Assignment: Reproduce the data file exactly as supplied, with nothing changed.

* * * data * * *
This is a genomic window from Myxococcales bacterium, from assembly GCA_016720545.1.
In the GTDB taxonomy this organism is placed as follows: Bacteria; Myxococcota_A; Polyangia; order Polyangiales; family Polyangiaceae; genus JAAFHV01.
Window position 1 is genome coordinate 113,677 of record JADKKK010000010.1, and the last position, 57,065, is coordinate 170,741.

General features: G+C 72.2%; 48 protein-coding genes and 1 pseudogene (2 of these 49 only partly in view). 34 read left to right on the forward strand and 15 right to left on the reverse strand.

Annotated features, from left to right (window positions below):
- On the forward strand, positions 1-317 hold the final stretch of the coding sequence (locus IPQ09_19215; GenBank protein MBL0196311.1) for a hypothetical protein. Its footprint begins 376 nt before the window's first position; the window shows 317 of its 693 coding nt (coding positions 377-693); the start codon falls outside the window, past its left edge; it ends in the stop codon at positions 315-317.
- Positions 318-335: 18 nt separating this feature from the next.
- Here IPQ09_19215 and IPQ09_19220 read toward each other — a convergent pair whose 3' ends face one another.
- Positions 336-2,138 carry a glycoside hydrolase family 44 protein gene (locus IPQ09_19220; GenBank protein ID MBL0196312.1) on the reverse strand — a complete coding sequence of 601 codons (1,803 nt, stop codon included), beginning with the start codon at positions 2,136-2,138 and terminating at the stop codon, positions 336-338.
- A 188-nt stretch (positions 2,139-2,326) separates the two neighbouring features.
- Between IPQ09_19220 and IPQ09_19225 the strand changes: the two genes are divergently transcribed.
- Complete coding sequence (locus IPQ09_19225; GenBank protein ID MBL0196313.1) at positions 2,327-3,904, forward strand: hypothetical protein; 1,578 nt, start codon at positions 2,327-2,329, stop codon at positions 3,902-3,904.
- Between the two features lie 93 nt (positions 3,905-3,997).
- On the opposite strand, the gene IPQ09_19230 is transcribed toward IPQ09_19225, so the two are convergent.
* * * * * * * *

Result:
This is a genomic window from Myxococcales bacterium, from assembly GCA_016720545.1.
In the GTDB taxonomy this organism is placed as follows: Bacteria; Myxococcota_A; Polyangia; order Polyangiales; family Polyangiaceae; genus JAAFHV01.
Window position 1 is genome coordinate 113,677 of record JADKKK010000010.1, and the last position, 57,065, is coordinate 170,741.

General features: G+C 72.2%; 48 protein-coding genes and 1 pseudogene (2 of these 49 only partly in view). 34 read left to right on the forward strand and 15 right to left on the reverse strand.

Annotated features, from left to right (window positions below):
- On the forward strand, positions 1-317 hold the final stretch of the coding sequence (locus IPQ09_19215; GenBank protein MBL0196311.1) for a hypothetical protein. Its footprint begins 376 nt before the window's first position; the window shows 317 of its 693 coding nt (coding positions 377-693); the start codon falls outside the window, past its left edge; it ends in the stop codon at positions 315-317.
- Positions 318-335: 18 nt separating this feature from the next.
- Here IPQ09_19215 and IPQ09_19220 read toward each other — a convergent pair whose 3' ends face one another.
- Positions 336-2,138 carry a glycoside hydrolase family 44 protein gene (locus IPQ09_19220; GenBank protein ID MBL0196312.1) on the reverse strand — a complete coding sequence of 601 codons (1,803 nt, stop codon included), beginning with the start codon at positions 2,136-2,138 and terminating at the stop codon, positions 336-338.
- A 188-nt stretch (positions 2,139-2,326) separates the two neighbouring features.
- Between IPQ09_19220 and IPQ09_19225 the strand changes: the two genes are divergently transcribed.
- Complete coding sequence (locus IPQ09_19225; GenBank protein ID MBL0196313.1) at positions 2,327-3,904, forward strand: hypothetical protein; 1,578 nt, start codon at positions 2,327-2,329, stop codon at positions 3,902-3,904.
- Between the two features lie 93 nt (positions 3,905-3,997).
- On the opposite strand, the gene IPQ09_19230 is transcribed toward IPQ09_19225, so the two are convergent.